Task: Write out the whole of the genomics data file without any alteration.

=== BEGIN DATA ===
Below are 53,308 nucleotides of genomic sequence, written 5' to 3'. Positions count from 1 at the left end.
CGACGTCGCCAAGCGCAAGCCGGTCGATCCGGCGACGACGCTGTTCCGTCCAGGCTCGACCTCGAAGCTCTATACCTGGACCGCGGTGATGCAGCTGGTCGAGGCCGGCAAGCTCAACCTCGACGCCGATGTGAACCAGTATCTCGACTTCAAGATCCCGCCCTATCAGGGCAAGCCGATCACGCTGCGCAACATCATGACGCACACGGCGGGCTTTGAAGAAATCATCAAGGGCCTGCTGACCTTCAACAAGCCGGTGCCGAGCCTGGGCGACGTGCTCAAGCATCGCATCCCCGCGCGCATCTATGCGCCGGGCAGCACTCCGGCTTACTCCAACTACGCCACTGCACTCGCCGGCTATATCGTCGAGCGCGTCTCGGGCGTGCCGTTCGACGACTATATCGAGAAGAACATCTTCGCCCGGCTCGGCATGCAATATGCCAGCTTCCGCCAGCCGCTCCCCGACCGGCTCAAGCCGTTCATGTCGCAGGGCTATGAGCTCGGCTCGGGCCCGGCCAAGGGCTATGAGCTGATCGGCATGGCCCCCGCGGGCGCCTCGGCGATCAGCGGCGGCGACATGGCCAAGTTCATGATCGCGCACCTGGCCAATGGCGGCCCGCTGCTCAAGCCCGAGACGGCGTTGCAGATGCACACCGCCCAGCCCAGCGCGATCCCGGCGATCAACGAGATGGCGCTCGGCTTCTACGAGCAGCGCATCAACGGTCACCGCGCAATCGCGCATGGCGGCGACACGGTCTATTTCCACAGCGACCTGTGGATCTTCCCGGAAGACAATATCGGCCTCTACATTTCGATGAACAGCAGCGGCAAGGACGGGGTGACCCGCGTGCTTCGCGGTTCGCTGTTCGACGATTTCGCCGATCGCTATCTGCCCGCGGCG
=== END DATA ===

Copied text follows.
Below are 53,308 nucleotides of genomic sequence, written 5' to 3'. Positions count from 1 at the left end.
CGACGTCGCCAAGCGCAAGCCGGTCGATCCGGCGACGACGCTGTTCCGTCCAGGCTCGACCTCGAAGCTCTATACCTGGACCGCGGTGATGCAGCTGGTCGAGGCCGGCAAGCTCAACCTCGACGCCGATGTGAACCAGTATCTCGACTTCAAGATCCCGCCCTATCAGGGCAAGCCGATCACGCTGCGCAACATCATGACGCACACGGCGGGCTTTGAAGAAATCATCAAGGGCCTGCTGACCTTCAACAAGCCGGTGCCGAGCCTGGGCGACGTGCTCAAGCATCGCATCCCCGCGCGCATCTATGCGCCGGGCAGCACTCCGGCTTACTCCAACTACGCCACTGCACTCGCCGGCTATATCGTCGAGCGCGTCTCGGGCGTGCCGTTCGACGACTATATCGAGAAGAACATCTTCGCCCGGCTCGGCATGCAATATGCCAGCTTCCGCCAGCCGCTCCCCGACCGGCTCAAGCCGTTCATGTCGCAGGGCTATGAGCTCGGCTCGGGCCCGGCCAAGGGCTATGAGCTGATCGGCATGGCCCCCGCGGGCGCCTCGGCGATCAGCGGCGGCGACATGGCCAAGTTCATGATCGCGCACCTGGCCAATGGCGGCCCGCTGCTCAAGCCCGAGACGGCGTTGCAGATGCACACCGCCCAGCCCAGCGCGATCCCGGCGATCAACGAGATGGCGCTCGGCTTCTACGAGCAGCGCATCAACGGTCACCGCGCAATCGCGCATGGCGGCGACACGGTCTATTTCCACAGCGACCTGTGGATCTTCCCGGAAGACAATATCGGCCTCTACATTTCGATGAACAGCAGCGGCAAGGACGGGGTGACCCGCGTGCTTCGCGGTTCGCTGTTCGACGATTTCGCCGATCGCTATCTGCCCGCGGCG